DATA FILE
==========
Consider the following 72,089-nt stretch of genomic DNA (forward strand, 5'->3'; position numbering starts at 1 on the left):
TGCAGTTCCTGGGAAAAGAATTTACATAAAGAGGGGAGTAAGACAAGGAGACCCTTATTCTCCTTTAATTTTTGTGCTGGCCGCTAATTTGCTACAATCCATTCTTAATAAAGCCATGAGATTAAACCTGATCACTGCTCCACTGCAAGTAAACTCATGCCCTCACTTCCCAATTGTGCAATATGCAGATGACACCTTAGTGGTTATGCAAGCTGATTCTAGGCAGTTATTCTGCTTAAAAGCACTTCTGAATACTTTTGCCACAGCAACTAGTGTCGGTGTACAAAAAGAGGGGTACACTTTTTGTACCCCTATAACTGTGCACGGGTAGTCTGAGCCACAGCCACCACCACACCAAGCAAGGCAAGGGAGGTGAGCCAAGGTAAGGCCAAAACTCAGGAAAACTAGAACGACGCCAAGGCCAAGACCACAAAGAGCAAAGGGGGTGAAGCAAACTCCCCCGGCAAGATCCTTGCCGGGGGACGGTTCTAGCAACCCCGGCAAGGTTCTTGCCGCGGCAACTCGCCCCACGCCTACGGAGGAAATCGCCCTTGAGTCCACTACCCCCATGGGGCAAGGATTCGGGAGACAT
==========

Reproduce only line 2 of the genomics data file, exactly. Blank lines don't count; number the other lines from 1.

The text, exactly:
TGCAGTTCCTGGGAAAAGAATTTACATAAAGAGGGGAGTAAGACAAGGAGACCCTTATTCTCCTTTAATTTTTGTGCTGGCCGCTAATTTGCTACAATCCATTCTTAATAAAGCCATGAGATTAAACCTGATCACTGCTCCACTGCAAGTAAACTCATGCCCTCACTTCCCAATTGTGCAATATGCAGATGACACCTTAGTGGTTATGCAAGCTGATTCTAGGCAGTTATTCTGCTTAAAAGCACTTCTGAATACTTTTGCCACAGCAACTAGTGTCGGTGTACAAAAAGAGGGGTACACTTTTTGTACCCCTATAACTGTGCACGGGTAGTCTGAGCCACAGCCACCACCACACCAAGCAAGGCAAGGGAGGTGAGCCAAGGTAAGGCCAAAACTCAGGAAAACTAGAACGACGCCAAGGCCAAGACCACAAAGAGCAAAGGGGGTGAAGCAAACTCCCCCGGCAAGATCCTTGCCGGGGGACGGTTCTAGCAACCCCGGCAAGGTTCTTGCCGCGGCAACTCGCCCCACGCCTACGGAGGAAATCGCCCTTGAGTCCACTACCCCCATGGGGCAAGGATTCGGGAGACAT